barry

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This thread seems to have taken a wild turn off into the weeds. If your original question was, or still is, "correct way to measure passband ripple", then the answer is simple.
1) Connect a sweep generator to the input (or manually sweep a function generator and make measurements at specific points)
2) Set the limits of the sweep generator to cover your passband
3) Measure the output vs frequency. (You can use an oscilloscope or spectrum analyzer)
 

vfone

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If the question is about "the most accurate and correct way to measure passband ripple", the answer is very simple.
Use a network analyzer (whatever scalar or vector) and you will get the answer, with higher accuracy than any other method.
 

volker@muehlhaus

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One of these threads where the OP has a better understanding of the topic than those who try to answer. :|

I don't know that there's any difference between flatness and ripple or amplitude distortion or amplitude variation or anything else you might want to call it. They all signify a deviation from a single value. To my understanding there's no difference between saying 'a filter has 3-dB ripples in the passband' or 'a filter has 3-db of amplitude variation in the pass band'.
I would see a difference:

A real filter does have insertion loss from conductor losses and dielectric losses, even if perfectly matched, and that loss increases with frequency. But that insertion loss is not ripple. I would understand ripple as the extra amount of insertion loss that is caused by reflection, thus changing with frequency in a non-monotonic way -> ripple.

Passband ripple is another way to specify the acceptable/required S11 in filter synthesis, and that value does not include other losses. So from that viewpoint, the OP's question is very valid and most answers completely miss the point.



- - - Updated - - -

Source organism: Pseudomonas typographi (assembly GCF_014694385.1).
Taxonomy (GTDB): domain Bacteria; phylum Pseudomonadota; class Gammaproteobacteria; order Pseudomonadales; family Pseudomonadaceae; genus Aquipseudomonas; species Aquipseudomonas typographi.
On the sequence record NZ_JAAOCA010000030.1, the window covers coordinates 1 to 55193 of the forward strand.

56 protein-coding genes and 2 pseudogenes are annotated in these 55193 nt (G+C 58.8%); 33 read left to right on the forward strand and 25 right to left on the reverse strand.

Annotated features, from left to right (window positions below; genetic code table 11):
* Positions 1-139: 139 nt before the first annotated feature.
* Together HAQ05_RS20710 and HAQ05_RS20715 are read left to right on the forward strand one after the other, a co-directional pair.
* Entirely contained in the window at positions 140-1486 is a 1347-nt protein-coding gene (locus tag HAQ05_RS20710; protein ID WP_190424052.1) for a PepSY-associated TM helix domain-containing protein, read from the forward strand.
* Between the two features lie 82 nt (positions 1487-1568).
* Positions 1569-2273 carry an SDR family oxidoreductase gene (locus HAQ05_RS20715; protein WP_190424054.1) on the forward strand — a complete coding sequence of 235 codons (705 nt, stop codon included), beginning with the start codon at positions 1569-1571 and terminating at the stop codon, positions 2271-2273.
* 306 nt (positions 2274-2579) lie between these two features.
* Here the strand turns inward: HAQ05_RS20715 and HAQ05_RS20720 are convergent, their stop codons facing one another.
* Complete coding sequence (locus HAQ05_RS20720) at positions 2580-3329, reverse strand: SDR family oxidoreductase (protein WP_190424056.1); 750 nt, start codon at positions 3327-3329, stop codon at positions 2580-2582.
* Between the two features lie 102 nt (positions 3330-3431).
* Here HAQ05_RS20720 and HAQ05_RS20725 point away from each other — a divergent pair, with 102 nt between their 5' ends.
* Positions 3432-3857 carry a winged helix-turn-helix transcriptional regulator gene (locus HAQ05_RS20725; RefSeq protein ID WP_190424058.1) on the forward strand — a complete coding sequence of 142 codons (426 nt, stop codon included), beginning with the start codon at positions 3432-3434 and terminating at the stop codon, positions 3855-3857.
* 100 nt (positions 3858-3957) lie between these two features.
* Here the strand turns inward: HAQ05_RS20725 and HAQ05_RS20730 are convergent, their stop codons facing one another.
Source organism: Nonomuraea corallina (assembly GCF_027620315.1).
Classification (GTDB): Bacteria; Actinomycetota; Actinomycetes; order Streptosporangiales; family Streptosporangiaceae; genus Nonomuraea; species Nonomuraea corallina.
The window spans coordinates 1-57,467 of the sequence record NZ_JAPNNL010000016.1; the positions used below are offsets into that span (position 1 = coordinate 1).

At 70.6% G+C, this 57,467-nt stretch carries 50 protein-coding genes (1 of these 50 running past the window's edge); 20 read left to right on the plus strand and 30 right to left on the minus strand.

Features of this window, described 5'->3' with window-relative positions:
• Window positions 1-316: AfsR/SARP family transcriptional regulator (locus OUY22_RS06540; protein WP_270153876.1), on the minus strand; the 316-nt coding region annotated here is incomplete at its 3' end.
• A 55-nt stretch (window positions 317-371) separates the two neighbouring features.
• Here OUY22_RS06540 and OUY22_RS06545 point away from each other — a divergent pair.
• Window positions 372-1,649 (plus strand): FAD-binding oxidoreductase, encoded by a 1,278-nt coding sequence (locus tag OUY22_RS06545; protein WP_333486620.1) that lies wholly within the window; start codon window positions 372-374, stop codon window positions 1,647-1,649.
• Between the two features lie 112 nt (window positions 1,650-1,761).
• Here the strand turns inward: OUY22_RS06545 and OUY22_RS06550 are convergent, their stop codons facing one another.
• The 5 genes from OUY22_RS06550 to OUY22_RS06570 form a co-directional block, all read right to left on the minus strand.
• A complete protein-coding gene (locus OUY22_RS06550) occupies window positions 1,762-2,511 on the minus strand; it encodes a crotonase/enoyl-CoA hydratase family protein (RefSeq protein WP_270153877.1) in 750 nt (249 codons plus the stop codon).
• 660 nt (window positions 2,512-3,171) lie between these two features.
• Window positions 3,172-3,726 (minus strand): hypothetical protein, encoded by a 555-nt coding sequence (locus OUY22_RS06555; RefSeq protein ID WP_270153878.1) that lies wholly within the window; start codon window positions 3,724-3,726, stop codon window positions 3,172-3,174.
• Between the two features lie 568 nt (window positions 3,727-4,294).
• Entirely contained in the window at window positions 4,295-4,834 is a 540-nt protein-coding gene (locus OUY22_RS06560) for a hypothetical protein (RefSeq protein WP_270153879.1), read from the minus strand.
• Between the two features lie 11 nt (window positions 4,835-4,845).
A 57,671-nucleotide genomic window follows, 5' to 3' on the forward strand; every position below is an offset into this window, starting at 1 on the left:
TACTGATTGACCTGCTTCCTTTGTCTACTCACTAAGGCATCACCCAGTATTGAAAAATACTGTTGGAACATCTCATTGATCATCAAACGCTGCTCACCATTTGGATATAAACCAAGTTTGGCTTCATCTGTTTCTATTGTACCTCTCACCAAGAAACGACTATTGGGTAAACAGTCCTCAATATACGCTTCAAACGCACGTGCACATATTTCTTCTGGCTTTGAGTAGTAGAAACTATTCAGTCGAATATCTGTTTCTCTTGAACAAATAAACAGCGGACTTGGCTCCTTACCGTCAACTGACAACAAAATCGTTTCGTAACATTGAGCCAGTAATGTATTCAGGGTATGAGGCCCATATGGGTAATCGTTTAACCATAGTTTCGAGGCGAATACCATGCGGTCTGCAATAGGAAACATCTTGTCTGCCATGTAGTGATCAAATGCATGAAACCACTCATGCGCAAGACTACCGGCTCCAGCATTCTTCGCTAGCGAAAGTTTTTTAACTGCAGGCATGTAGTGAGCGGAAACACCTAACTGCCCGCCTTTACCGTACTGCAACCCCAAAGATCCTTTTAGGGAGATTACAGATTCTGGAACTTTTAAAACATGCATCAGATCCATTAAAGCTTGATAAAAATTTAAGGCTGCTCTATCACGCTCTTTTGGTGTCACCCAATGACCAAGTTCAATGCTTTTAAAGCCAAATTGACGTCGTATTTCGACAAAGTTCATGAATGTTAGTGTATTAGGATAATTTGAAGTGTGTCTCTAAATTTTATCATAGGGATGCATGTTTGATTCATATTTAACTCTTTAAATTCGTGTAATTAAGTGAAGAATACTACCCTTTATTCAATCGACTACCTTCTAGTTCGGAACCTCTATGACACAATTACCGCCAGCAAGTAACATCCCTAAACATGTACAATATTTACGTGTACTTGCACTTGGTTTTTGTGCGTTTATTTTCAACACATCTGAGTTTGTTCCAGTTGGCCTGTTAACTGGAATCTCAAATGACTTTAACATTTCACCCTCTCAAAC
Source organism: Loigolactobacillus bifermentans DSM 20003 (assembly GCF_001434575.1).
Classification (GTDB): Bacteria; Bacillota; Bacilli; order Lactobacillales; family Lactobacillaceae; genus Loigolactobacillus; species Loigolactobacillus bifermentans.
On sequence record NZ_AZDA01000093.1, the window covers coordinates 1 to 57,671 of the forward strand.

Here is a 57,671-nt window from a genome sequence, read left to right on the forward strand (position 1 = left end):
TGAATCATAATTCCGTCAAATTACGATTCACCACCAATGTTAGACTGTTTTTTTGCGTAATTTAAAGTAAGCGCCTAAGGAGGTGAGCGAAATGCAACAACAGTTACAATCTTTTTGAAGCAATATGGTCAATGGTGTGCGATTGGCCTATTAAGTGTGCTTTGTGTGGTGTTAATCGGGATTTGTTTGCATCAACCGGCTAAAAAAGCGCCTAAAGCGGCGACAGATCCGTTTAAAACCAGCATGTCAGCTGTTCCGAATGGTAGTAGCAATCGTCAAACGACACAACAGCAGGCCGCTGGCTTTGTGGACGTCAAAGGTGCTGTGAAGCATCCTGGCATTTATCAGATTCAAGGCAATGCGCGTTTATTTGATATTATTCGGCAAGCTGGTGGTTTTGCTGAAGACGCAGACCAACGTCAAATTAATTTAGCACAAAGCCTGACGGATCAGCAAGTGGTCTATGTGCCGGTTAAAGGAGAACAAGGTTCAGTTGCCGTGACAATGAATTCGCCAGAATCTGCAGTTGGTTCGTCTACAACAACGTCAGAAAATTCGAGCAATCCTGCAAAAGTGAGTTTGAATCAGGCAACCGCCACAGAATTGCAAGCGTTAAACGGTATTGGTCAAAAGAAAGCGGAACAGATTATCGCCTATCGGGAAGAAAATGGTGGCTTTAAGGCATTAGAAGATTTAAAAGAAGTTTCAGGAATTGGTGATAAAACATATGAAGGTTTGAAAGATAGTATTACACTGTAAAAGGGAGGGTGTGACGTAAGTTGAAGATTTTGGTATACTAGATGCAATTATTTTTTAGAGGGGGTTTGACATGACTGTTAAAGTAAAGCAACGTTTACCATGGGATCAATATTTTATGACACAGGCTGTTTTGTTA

Passband ripple spec in filter synthesis, to set acceptable/required return loss:



This is only identical to insertion loss for an ideal, lossless filter (no conductor losses, no dieelectric losses).
 

vfone

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Actually the total filter insertion loss is the sum of the: loss due to the impedance mismatch at the filter input, the second is due to the mismatch at the filter output, and the third is due to the dissipative loss on each reactive element.
One think have always to remember. Filter ripple depends mainly by two factors. By the filter topology (Chebyshev, Bessel, Butterworth, etc) or by filter input/output match.
 

uWave

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One of these threads where the OP has a better understanding of the topic than those who try to answer. :|



I would see a difference:

A real filter does have insertion loss from conductor losses and dielectric losses, even if perfectly matched, and that loss increases with frequency. But that insertion loss is not ripple. I would understand ripple as the extra amount of insertion loss that is caused by reflection, thus changing with frequency in a non-monotonic way -> ripple.

Passband ripple is another way to specify the acceptable/required S11 in filter synthesis, and that value does not include other losses. So from that viewpoint, the OP's question is very valid and most answers completely miss the point.



- - - Updated - - -

Passband ripple spec in filter synthesis, to set acceptable/required return loss:



This is only identical to insertion loss for an ideal, lossless filter (no conductor losses, no dieelectric losses).
Volker, you are spot on to my intent. Thank you. If indeed ripple is the amount of extra insertion loss caused by reflection, what would you suggest is the best way to measure this on a network analyzer in a real life situation. Would the simplest method be to record the worst case VSWR and then calculate the ripple from that point essentially giving me the worst case ripple within a specific band? Or is there an actual way to measure this by delta vswr/insertion loss? The end result is hoping to be able to create an automated program that can record this spec. Flatness is very straightforward specifying 2 frequencies and delta worst case/best case insertion loss within that specified range.
 

volker@muehlhaus

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Would the simplest method be to record the worst case VSWR and then calculate the ripple from that point essentially giving me the worst case ripple within a specific band? Or is there an actual way to measure this by delta vswr/insertion loss?
Yes, there are some indirect methods. I haven't done the exact math that you are looking for, but this might help:

The actual loss (excluding mismatch) can be calculated as
Loss Factor (magnitude) = sqrt( |S11|^2 + |S21|^2 + ... + |SN1|^2 )
Loss Factor (dB) = 10.0 * log10( |S11|^2 + |S21|^2 + ... + |SN1|^2 )

For a lossless circuit, this is always 1.0 (linear) or 0dB, regardless of the matching. With this, you should be able to separate the matching-dependent ripple from the "true" losses.